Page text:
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Would Buyouts Be Good for Flood-Prone Mystic Island?

February 18th, 2016 by

Public information session will discuss findings from a new assessment.

Mystic Island3Representatives from New Jersey Future and Rutgers University are inviting all residents of Little Egg Harbor Township to a public information session to learn about the findings and recommendations from a health impact assessment (HIA) that evaluates the effects of buyout strategies on personal and municipal health in the Mystic Island section of the township.

The project team will be available at 6:30 p.m. on Feb. 25, 2016, at the Little Egg Harbor Township Building, 655 Radio Rd., to discuss the project prior to making a formal presentation to the Township Council at 7:30 p.m. at its regularly scheduled meeting. Anyone who is interested is invited to attend.

Intended primarily to remove people from harm’s way in flood-prone areas, a buyout is a purchase of private property using government funds, with the condition that the structures on the property are demolished and land is returned to open space.

The HIA focused on using a buyout program as an approach to reduce future flooding, storm and rising sea-level vulnerability specifically in the Mystic Island area of the township. The HIA was undertaken by the Planning Healthy Communities Initiative at Rutgers University in partnership with New Jersey Future. Some of the findings that will be discussed include:

  • How Hurricane Sandy affected the mental and physical health of Mystic Island residents, and how it continues to play a role in community stress and anxiety in the aftermath of the storm;
  • How buyouts could affect municipal and school tax revenues, and how that might affect the levels of service the municipality and school district could provide;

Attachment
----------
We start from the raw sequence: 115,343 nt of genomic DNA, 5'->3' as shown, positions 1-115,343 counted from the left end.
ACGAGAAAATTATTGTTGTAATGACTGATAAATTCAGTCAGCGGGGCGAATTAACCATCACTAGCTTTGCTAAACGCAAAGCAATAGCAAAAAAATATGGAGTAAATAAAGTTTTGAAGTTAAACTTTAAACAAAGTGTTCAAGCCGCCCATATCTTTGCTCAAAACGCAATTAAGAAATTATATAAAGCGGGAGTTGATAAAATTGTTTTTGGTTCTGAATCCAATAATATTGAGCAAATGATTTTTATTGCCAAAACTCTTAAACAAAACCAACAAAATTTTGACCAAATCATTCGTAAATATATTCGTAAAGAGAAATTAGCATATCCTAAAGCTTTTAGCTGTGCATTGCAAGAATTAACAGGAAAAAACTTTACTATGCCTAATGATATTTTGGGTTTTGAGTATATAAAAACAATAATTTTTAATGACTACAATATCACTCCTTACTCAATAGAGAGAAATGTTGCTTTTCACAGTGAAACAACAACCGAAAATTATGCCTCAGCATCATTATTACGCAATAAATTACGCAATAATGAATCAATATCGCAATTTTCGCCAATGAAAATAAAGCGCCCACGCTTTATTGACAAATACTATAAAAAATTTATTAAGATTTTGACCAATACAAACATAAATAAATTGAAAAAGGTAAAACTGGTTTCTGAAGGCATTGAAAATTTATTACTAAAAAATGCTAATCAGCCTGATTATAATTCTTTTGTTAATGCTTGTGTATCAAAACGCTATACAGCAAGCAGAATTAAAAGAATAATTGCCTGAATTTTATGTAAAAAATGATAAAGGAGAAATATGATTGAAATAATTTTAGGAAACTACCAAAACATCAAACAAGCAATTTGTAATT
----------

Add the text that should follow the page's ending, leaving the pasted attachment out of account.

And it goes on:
• How Hurricane Sandy and a concentrated buyout effort might affect neighborhood cohesion and the social character of Mystic Island;
  • Whether and how buyouts can be used to create more extensive open space to enhance buffer areas along Mystic Island’s natural shoreline and help mitigate wave and storm surge impacts;
  • Whether and how purchased properties could provide opportunities for installing and fortifying bulkheads and a sea wall to protect remaining areas from future storm damage;
  • What the potential health threats are from future storm damage, particularly to vulnerable populations such as the elderly, the disabled and lower-income families.

This health impact assessment is supported by Rutgers University through a grant from the Health Impact Project, a collaboration of the Robert Wood Johnson Foundation and the Pew Charitable Trusts. A health impact assessment is intended to help decision-makers identify potential health effects of proposed policies, projects, and programs, and make recommendations that enhance health benefits and minimize adverse effects and associated costs. The outcomes of the HIA are also intended to benefit decision-makers and residents of similar coastal communities in New Jersey and the U.S. that are plagued by chronic flooding and hurricanes.


One Response to “Would Buyouts Be Good for Flood-Prone Mystic Island?”

  1. Art bowles says:

    I read the article regarding mystic island and the flood problem. I recently bought a home there with the plan on retiring but hurricane sandy has delayed that thought. Maybe home owners especially second home owners should have been taken care of the same as full timers by fema so I could raise my home. I received about 70,777 thousand and am out of pocket about 55,000 thousand and still unable to raise. No ICC money because of house being a second home. Maybe talking to fema about this is a way to help

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